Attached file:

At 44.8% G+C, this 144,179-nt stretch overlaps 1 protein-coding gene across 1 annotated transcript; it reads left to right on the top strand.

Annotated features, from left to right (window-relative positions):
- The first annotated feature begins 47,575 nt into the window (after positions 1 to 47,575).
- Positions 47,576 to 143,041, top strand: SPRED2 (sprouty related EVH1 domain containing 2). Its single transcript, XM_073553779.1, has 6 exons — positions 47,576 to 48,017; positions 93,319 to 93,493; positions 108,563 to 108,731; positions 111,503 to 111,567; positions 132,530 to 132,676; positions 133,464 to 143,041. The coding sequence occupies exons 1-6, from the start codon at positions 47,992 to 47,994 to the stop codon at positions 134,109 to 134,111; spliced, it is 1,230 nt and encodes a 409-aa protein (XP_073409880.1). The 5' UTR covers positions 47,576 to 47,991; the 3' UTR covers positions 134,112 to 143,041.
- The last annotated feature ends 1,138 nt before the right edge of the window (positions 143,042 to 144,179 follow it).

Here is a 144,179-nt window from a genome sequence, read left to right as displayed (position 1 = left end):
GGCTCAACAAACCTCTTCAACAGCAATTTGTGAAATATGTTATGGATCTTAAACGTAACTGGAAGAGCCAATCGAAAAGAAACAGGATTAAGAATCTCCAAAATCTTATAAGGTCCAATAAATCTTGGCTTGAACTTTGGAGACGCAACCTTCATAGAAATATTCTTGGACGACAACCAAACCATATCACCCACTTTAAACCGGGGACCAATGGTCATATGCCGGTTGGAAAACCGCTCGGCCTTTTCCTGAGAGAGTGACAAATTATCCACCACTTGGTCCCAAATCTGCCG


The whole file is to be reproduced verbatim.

At 44.8% G+C, this 144,179-nt stretch overlaps 1 protein-coding gene across 1 annotated transcript; it reads left to right on the top strand.

Annotated features, from left to right (window-relative positions):
- The first annotated feature begins 47,575 nt into the window (after positions 1 to 47,575).
- Positions 47,576 to 143,041, top strand: SPRED2 (sprouty related EVH1 domain containing 2). Its single transcript, XM_073553779.1, has 6 exons — positions 47,576 to 48,017; positions 93,319 to 93,493; positions 108,563 to 108,731; positions 111,503 to 111,567; positions 132,530 to 132,676; positions 133,464 to 143,041. The coding sequence occupies exons 1-6, from the start codon at positions 47,992 to 47,994 to the stop codon at positions 134,109 to 134,111; spliced, it is 1,230 nt and encodes a 409-aa protein (XP_073409880.1). The 5' UTR covers positions 47,576 to 47,991; the 3' UTR covers positions 134,112 to 143,041.
- The last annotated feature ends 1,138 nt before the right edge of the window (positions 143,042 to 144,179 follow it).

Here is a 144,179-nt window from a genome sequence, read left to right as displayed (position 1 = left end):
GGCTCAACAAACCTCTTCAACAGCAATTTGTGAAATATGTTATGGATCTTAAACGTAACTGGAAGAGCCAATCGAAAAGAAACAGGATTAAGAATCTCCAAAATCTTATAAGGTCCAATAAATCTTGGCTTGAACTTTGGAGACGCAACCTTCATAGAAATATTCTTGGACGACAACCAAACCATATCACCCACTTTAAACCGGGGACCAATGGTCATATGCCGGTTGGAAAACCGCTCGGCCTTTTCCTGAGAGAGTGACAAATTATCCACCACTTGGTCCCAAATCTGCCG